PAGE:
Romanian photographer Laurian Ghinitoiu has shared his photos of the Expo Milan, along with his ranking of the top 5 pavilions. Read on to see his beautiful collection of images accompanied by his short remarks on the merits of the designs.
As expected — bearing in mind last year's expo — the UK pavilion strikes again, perfectly merging art, engineering and architecture. Very conceptual, the beehive is in fact a thoroughly executed installation of 169,300 metal pieces, lights and sounds, complemented by the strong emotions of the visitors. - LG
In the middle of the expo, Austria invites you to charge your batteries and breathe fresh air in their miniature forest (with temperature being approximately 6 degrees less than the general one). A bubble of oxygen in the warm and polluted city of Milan, this is one of the few pavilions that one can experience with his/her senses. - LG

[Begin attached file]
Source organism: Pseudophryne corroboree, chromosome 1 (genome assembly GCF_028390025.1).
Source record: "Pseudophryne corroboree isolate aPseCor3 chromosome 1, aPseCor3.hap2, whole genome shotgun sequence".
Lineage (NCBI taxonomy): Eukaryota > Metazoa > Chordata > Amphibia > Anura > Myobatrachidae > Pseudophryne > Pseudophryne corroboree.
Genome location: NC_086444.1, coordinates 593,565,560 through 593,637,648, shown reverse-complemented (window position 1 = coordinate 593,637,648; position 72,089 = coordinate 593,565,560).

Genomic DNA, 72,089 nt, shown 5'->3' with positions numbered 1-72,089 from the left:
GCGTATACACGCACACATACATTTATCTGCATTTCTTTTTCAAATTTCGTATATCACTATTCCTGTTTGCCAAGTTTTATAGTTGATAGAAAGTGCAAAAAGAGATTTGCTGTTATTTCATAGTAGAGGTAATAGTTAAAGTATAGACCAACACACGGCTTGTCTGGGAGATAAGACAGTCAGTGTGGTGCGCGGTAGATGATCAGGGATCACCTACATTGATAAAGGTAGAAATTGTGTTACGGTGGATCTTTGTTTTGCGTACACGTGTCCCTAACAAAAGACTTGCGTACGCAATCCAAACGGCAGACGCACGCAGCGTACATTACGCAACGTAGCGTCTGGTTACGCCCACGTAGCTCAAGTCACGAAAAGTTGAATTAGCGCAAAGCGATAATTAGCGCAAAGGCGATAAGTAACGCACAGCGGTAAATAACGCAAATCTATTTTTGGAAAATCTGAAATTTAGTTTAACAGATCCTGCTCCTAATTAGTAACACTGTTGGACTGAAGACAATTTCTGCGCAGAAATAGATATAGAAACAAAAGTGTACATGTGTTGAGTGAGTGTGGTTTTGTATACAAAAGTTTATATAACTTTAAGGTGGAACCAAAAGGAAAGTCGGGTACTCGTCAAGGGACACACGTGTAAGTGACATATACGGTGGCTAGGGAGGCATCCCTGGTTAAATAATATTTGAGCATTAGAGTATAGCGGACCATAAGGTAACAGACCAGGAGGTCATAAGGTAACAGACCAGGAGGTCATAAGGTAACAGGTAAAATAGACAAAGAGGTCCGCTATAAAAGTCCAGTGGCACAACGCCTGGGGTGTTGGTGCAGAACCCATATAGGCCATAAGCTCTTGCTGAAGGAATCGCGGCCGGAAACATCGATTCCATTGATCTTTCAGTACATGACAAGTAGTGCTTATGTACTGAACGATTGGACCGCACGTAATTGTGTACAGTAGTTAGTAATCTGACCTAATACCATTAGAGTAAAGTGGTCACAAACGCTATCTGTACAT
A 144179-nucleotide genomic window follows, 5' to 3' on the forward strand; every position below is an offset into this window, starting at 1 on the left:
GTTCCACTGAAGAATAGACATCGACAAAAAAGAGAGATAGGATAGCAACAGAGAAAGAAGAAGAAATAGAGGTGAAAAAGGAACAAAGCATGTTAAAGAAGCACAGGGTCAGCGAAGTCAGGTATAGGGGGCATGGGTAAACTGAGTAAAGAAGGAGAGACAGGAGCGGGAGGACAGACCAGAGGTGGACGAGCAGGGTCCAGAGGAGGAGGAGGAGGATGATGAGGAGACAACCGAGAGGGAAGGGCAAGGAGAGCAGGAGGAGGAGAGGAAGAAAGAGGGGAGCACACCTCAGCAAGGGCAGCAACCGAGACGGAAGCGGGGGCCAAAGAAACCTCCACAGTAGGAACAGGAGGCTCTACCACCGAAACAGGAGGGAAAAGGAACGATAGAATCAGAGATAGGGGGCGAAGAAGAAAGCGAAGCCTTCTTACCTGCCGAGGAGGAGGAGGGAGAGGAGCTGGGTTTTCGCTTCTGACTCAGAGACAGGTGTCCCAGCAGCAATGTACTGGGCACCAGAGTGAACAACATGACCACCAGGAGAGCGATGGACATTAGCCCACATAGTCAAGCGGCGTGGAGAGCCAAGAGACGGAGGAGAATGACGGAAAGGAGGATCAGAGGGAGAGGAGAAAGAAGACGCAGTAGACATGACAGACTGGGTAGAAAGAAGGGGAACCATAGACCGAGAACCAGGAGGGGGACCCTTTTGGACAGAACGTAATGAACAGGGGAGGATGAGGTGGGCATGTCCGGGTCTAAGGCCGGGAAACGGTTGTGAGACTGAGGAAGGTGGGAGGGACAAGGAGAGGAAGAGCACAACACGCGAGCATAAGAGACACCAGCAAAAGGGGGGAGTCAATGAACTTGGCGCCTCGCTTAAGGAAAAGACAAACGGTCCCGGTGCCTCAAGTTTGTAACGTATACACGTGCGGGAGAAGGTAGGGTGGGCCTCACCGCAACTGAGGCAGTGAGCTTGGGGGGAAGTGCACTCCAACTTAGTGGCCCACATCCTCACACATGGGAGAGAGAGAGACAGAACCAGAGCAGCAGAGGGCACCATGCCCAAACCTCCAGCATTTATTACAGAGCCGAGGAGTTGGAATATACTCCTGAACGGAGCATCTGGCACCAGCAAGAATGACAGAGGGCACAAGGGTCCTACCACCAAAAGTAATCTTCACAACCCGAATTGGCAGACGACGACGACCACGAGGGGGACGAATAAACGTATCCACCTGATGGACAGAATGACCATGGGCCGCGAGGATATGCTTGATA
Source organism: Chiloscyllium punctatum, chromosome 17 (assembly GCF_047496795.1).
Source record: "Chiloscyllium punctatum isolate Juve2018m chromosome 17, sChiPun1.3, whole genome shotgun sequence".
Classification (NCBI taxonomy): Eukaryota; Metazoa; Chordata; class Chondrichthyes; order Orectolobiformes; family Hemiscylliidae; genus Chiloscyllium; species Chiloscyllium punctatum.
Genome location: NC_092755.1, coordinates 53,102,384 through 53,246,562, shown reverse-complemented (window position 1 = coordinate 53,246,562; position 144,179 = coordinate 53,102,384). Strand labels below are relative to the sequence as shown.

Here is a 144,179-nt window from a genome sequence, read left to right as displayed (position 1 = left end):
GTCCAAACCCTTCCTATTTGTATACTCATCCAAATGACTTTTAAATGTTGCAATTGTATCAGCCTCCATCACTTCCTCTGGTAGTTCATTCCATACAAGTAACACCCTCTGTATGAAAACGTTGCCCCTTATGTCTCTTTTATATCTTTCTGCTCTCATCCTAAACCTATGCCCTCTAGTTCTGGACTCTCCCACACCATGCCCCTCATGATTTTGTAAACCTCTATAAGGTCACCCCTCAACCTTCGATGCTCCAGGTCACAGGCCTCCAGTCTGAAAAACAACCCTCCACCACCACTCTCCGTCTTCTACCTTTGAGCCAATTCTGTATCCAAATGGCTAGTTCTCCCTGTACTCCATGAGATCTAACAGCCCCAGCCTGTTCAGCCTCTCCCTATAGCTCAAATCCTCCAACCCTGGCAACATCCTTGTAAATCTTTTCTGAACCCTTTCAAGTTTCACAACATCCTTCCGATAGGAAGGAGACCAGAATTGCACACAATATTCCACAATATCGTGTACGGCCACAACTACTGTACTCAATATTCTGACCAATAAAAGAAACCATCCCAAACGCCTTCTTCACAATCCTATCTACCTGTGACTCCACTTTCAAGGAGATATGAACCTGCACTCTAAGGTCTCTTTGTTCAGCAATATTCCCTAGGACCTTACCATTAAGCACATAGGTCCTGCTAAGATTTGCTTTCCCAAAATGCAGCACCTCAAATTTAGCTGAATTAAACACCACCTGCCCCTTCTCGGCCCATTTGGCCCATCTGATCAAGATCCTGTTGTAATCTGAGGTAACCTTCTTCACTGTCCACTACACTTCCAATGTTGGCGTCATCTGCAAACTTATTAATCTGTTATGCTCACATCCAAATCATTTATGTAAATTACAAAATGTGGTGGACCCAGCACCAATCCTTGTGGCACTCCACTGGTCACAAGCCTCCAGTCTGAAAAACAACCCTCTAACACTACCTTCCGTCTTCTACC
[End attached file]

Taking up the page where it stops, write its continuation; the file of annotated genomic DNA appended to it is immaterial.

By merging architecture and scenography, the Brazilian pavilion creates the most dynamic and playful “plaza.” The rigid metal grid and the sinuous path acts as an attractor that arouses continuous curiosity. - LG
Norman Foster designed an impeccable scenography based on the strong contrast between light and shadow. Two giant textured walls (12m high) define a playful, but precise pathway which guides visitors towards a gold metal auditorium. It is one of the few pavilions which was designed with the intent to continue its life even after Expo’s finishes. Hosts, dressed in their black & white traditional clothes, also contribute to the visual impact of the scene. - LG
With the simple theme “We are what we eat,” the Korean pavilion is one of the most introspective pavilions. The design was inspired by traditional porcelain pot (the “moon jar”) and has a delicate simplicity of curves and subtle accents which define the overall shape of the pavilion. - LG
Don't miss more of Laurian Ghinitoiu's photography on ArchDaily: Estudio Barozzi Veiga’s Philharmonic Hall Szczecin Photographed by Laurian Ghinitoiu